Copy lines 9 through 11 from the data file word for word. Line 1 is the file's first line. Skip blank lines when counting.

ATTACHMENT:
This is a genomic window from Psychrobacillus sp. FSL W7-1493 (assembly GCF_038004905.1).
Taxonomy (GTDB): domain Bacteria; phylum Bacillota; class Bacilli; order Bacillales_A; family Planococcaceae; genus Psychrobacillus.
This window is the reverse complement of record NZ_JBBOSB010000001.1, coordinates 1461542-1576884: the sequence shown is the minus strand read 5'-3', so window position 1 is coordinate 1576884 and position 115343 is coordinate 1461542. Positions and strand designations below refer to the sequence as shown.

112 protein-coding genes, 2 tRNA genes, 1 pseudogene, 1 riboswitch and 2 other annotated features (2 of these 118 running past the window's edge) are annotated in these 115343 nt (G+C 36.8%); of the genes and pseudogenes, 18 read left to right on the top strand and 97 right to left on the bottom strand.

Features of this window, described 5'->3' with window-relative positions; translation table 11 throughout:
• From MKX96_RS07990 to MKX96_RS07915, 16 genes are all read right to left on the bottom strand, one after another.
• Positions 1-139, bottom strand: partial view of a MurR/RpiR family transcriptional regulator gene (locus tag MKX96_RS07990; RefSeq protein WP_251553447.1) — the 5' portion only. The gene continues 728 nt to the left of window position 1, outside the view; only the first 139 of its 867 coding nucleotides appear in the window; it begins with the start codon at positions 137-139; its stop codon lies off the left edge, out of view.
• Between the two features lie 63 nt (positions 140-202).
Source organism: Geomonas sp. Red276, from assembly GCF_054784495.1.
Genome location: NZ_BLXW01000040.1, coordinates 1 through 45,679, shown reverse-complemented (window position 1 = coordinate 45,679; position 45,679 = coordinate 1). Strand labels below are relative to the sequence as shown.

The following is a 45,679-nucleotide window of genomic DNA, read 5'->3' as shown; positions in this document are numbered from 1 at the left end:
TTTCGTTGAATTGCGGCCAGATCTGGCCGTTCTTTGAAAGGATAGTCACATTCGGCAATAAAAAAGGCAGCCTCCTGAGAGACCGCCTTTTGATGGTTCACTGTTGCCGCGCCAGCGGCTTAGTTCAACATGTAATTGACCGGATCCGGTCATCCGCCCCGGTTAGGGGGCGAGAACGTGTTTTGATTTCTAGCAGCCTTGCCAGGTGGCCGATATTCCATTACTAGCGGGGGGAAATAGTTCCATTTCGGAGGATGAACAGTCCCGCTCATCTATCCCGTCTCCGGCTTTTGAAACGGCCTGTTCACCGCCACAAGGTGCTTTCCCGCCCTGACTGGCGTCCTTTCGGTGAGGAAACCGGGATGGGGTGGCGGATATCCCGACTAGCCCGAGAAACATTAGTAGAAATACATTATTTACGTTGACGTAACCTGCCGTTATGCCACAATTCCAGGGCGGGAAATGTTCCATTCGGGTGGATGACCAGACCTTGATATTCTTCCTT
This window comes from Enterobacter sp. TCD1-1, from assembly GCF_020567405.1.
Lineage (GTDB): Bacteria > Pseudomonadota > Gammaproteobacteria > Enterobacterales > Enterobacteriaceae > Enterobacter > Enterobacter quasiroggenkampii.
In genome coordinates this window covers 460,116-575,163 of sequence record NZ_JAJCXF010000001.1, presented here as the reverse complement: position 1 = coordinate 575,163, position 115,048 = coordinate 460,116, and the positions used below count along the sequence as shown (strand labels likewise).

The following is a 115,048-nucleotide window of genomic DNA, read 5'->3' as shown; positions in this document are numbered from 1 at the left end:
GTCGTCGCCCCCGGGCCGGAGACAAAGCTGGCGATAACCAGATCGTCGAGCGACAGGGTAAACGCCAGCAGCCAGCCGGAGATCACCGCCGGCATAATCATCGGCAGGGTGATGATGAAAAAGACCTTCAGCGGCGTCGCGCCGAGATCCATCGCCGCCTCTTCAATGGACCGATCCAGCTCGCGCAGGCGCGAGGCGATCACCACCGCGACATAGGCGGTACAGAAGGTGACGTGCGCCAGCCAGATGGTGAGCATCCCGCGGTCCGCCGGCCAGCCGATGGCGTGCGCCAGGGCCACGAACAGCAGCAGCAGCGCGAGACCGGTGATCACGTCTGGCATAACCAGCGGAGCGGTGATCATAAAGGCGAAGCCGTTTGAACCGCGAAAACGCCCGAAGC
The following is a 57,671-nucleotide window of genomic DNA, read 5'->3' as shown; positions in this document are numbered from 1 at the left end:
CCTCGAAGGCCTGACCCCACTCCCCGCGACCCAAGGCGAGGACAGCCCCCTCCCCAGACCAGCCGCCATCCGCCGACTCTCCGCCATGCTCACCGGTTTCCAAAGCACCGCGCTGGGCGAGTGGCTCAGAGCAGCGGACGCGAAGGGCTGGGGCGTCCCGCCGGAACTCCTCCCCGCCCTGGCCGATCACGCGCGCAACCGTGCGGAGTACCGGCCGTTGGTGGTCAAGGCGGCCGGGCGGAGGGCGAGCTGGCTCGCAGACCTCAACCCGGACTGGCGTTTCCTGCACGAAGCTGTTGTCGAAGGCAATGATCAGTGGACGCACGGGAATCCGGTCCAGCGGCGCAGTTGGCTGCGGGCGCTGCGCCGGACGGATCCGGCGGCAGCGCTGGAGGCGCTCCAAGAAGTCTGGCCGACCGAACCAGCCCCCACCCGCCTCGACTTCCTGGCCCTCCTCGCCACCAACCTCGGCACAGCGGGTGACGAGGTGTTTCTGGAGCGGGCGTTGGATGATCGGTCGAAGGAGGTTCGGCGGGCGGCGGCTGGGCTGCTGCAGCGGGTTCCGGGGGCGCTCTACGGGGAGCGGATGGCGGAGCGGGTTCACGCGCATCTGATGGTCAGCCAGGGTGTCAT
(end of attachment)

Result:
Source organism: Geomonas sp. Red276, from assembly GCF_054784495.1.
Genome location: NZ_BLXW01000040.1, coordinates 1 through 45,679, shown reverse-complemented (window position 1 = coordinate 45,679; position 45,679 = coordinate 1). Strand labels below are relative to the sequence as shown.

The following is a 45,679-nucleotide window of genomic DNA, read 5'->3' as shown; positions in this document are numbered from 1 at the left end: